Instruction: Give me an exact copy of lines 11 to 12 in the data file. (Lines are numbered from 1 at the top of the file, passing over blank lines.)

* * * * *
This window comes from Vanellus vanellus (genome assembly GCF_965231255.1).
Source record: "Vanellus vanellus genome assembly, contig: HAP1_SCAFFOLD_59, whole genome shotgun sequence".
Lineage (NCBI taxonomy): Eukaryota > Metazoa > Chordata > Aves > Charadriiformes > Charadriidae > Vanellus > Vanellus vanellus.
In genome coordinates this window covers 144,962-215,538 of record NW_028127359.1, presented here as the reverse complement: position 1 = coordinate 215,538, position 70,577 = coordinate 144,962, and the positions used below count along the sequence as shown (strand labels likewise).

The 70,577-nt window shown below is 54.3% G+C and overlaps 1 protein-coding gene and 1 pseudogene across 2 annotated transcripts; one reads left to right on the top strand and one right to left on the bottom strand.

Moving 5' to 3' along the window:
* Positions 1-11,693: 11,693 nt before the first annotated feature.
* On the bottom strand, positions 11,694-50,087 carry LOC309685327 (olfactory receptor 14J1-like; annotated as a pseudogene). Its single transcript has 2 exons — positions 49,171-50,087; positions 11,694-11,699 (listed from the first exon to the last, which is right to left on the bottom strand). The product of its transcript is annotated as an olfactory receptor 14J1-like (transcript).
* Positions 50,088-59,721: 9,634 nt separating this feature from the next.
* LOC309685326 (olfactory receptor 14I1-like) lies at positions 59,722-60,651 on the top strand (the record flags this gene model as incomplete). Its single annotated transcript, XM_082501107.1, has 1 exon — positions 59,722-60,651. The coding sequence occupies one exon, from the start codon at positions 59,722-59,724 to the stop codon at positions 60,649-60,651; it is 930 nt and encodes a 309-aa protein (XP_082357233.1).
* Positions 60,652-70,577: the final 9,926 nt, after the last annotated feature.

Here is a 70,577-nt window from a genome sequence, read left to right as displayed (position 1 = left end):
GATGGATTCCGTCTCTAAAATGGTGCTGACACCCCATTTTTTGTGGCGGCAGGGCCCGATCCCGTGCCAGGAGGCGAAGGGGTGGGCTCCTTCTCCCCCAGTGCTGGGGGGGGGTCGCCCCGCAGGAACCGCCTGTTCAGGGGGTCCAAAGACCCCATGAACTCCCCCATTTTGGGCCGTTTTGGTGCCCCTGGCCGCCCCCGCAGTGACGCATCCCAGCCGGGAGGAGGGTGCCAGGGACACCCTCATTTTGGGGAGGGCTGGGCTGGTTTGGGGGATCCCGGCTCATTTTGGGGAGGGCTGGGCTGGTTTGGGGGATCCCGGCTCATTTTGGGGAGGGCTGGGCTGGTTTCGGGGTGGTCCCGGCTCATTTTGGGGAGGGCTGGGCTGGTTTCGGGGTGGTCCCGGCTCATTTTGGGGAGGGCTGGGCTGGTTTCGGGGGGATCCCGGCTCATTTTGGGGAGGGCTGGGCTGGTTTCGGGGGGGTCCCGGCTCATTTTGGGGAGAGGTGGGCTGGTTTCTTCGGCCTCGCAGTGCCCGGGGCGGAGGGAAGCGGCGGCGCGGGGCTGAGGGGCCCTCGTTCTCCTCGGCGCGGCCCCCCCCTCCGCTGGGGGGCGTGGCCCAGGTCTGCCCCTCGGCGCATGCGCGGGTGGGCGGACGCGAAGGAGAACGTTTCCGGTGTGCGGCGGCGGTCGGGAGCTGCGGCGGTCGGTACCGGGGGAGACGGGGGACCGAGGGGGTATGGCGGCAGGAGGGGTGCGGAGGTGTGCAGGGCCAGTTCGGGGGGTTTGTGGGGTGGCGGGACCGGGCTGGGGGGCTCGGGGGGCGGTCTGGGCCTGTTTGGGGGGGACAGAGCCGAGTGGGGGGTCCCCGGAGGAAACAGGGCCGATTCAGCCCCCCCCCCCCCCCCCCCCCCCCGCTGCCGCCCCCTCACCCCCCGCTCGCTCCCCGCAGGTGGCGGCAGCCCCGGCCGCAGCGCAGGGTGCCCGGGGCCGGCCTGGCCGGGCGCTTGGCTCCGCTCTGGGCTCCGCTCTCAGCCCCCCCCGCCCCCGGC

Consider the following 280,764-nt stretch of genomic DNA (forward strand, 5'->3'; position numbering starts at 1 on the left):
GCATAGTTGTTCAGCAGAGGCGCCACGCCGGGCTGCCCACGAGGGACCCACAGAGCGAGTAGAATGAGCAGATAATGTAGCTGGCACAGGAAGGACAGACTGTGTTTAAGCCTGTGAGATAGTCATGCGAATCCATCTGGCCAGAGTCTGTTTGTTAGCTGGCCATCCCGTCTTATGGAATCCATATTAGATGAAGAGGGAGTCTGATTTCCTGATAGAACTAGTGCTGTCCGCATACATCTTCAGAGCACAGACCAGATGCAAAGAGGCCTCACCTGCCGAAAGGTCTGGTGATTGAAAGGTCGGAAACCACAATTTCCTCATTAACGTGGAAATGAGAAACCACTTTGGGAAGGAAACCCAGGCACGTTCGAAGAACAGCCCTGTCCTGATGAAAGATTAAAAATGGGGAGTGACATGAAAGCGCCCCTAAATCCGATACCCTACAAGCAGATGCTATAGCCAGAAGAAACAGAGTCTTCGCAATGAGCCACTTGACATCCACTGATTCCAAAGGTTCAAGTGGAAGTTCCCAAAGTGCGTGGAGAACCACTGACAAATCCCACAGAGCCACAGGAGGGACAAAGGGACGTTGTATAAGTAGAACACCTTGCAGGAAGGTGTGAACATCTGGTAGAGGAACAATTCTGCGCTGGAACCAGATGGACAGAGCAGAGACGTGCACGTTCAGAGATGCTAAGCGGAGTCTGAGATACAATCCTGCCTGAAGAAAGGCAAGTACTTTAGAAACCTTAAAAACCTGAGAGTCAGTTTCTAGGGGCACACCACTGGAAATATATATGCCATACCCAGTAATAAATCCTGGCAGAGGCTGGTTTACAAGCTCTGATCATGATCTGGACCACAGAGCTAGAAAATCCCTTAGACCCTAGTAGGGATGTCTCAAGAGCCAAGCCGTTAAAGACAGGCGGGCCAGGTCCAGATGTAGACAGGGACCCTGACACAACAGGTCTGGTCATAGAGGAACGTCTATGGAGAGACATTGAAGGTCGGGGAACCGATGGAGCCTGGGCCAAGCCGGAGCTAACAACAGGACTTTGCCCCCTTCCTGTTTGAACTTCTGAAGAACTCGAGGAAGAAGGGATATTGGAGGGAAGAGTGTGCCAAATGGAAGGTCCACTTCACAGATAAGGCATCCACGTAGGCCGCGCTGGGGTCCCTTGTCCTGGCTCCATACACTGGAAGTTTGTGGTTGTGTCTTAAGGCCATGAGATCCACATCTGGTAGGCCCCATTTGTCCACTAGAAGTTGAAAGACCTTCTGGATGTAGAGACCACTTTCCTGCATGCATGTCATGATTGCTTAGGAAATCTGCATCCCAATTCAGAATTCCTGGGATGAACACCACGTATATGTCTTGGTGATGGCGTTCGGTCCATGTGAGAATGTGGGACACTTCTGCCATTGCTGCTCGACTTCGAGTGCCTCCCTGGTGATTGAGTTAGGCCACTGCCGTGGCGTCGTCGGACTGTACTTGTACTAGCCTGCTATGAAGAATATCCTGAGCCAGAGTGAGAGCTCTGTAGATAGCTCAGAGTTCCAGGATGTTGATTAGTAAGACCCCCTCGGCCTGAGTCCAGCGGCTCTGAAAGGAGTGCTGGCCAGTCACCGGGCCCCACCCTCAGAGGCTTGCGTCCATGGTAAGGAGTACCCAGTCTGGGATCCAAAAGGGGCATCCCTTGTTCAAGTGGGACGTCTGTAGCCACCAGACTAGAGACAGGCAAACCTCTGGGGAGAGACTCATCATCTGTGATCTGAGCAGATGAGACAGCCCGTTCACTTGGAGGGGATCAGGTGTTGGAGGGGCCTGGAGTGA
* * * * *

* Positions 60,652-70,577: the final 9,926 nt, after the last annotated feature.

Here is a 70,577-nt window from a genome sequence, read left to right as displayed (position 1 = left end):